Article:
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Awarded for service to Science, service to the Environment
Born: 27 March 1973
Entered on roll: 2011
Beth Fulton was born in 1973 and grew up on a farm near Goulburn, New South Wales. Beth’s curiosity about the natural world, combined with a keen interest in maths from an early age, led her to become the brilliant, dedicated and inspiring scientist she is today.
Beth is recognised internationally as a world leader in marine ecosystem modelling which is a relatively young field of science that she helped to conceive. Her work is based on the balanced management of fisheries and marine ecosystems.
Beth is the developer of Atlantis, an ecosystem model which in 2007 was rated by the United Nations Food and Agriculture organisation as the best of its kind in the world. Her modelling framework is the first in the world that gives equal attention to the biophysical and human components of the system, and is used by the Australian Fisheries Management Authority and other fisheries managers. Other users include universities and resource management agencies in the United States, Mexico, Canada, the North Sea, Scandinavia and South Africa.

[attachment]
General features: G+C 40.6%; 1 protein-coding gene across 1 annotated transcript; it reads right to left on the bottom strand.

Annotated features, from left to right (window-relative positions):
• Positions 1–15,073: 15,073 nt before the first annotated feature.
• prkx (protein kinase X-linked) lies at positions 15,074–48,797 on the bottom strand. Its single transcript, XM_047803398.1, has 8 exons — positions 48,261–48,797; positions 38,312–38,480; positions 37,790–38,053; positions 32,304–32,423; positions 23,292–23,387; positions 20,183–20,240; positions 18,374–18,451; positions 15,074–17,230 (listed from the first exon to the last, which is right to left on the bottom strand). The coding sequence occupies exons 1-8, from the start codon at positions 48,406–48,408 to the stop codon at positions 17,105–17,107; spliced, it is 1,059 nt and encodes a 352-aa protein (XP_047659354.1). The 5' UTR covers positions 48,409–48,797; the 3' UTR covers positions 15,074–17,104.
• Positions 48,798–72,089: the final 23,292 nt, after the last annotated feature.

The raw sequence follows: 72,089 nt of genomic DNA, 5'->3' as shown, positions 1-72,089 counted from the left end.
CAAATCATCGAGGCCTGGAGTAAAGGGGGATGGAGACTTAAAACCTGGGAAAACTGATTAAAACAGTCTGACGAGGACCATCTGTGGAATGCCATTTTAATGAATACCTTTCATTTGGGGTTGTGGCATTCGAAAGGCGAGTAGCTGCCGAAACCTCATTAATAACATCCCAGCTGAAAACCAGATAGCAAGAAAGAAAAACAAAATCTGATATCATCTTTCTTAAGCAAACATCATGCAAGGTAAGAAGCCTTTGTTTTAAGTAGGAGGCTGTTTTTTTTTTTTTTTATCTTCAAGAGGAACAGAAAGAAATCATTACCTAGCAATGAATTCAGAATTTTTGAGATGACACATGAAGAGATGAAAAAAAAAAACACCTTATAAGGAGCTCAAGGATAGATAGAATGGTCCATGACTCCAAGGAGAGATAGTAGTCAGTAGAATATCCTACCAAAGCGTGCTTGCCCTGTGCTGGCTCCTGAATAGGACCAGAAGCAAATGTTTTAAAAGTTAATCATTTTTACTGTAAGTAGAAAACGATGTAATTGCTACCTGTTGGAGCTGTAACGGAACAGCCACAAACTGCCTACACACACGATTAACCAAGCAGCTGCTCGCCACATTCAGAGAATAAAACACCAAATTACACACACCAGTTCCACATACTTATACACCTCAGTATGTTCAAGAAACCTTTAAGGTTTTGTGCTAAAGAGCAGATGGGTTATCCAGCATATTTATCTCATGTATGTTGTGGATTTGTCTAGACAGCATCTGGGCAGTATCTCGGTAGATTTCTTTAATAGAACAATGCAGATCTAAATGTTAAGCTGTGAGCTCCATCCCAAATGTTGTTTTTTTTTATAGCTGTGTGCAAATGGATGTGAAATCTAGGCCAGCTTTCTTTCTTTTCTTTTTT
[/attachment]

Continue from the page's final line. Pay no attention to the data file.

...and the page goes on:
Beth also co-developed the InVitro modelling framework, which allows simultaneous consideration of multiple uses of the marine environment.
Beth leads a marine ecosystem modelling team based at CSIRO in Hobart. As well as supervising post-graduate students and post-doctoral fellows, Beth is an Honorary Associate at the University of Tasmania Centre for Marine Science where she lectures in the field of quantitative marine ecosystem modelling.
In 2010, Beth was awarded a prestigious Pew Fellowship in Marine Conservation. She has also been awarded: the Science Minister’s Prize for Life Scientist of the Year in 2007, the 2004 Royal Society of Tasmania’s PhD award, the 2002 Dean’s Commendation for outstanding PhD by research, and the 1997 James Cook University Medals in Marine Biology and Mathematics and Statistics.